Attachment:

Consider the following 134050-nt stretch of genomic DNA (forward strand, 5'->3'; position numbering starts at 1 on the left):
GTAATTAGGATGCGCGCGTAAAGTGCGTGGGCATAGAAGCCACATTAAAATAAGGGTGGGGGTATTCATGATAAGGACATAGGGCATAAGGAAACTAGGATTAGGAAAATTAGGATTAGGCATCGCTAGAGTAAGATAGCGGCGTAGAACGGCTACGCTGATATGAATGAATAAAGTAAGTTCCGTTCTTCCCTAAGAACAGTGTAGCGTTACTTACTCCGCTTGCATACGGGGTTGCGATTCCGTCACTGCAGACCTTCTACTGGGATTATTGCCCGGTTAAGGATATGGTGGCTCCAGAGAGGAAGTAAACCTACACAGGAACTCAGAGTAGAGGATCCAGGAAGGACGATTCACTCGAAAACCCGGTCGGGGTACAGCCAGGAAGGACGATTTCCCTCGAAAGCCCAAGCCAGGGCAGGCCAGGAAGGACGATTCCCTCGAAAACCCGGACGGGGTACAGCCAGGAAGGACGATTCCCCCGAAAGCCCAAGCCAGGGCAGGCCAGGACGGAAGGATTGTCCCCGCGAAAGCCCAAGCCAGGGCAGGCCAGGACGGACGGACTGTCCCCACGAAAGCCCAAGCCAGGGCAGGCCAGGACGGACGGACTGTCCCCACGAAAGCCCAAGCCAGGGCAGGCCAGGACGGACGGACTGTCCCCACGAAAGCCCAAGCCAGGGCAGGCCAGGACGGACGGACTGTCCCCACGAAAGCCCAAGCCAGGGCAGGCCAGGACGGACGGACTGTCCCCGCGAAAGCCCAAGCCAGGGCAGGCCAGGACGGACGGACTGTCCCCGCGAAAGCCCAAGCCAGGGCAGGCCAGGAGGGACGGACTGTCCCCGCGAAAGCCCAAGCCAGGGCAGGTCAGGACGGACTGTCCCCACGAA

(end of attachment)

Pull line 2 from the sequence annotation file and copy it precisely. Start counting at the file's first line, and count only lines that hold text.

GTAATTAGGATGCGCGCGTAAAGTGCGTGGGCATAGAAGCCACATTAAAATAAGGGTGGGGGTATTCATGATAAGGACATAGGGCATAAGGAAACTAGGATTAGGAAAATTAGGATTAGGCATCGCTAGAGTAAGATAGCGGCGTAGAACGGCTACGCTGATATGAATGAATAAAGTAAGTTCCGTTCTTCCCTAAGAACAGTGTAGCGTTACTTACTCCGCTTGCATACGGGGTTGCGATTCCGTCACTGCAGACCTTCTACTGGGATTATTGCCCGGTTAAGGATATGGTGGCTCCAGAGAGGAAGTAAACCTACACAGGAACTCAGAGTAGAGGATCCAGGAAGGACGATTCACTCGAAAACCCGGTCGGGGTACAGCCAGGAAGGACGATTTCCCTCGAAAGCCCAAGCCAGGGCAGGCCAGGAAGGACGATTCCCTCGAAAACCCGGACGGGGTACAGCCAGGAAGGACGATTCCCCCGAAAGCCCAAGCCAGGGCAGGCCAGGACGGAAGGATTGTCCCCGCGAAAGCCCAAGCCAGGGCAGGCCAGGACGGACGGACTGTCCCCACGAAAGCCCAAGCCAGGGCAGGCCAGGACGGACGGACTGTCCCCACGAAAGCCCAAGCCAGGGCAGGCCAGGACGGACGGACTGTCCCCACGAAAGCCCAAGCCAGGGCAGGCCAGGACGGACGGACTGTCCCCACGAAAGCCCAAGCCAGGGCAGGCCAGGACGGACGGACTGTCCCCGCGAAAGCCCAAGCCAGGGCAGGCCAGGACGGACGGACTGTCCCCGCGAAAGCCCAAGCCAGGGCAGGCCAGGAGGGACGGACTGTCCCCGCGAAAGCCCAAGCCAGGGCAGGTCAGGACGGACTGTCCCCACGAA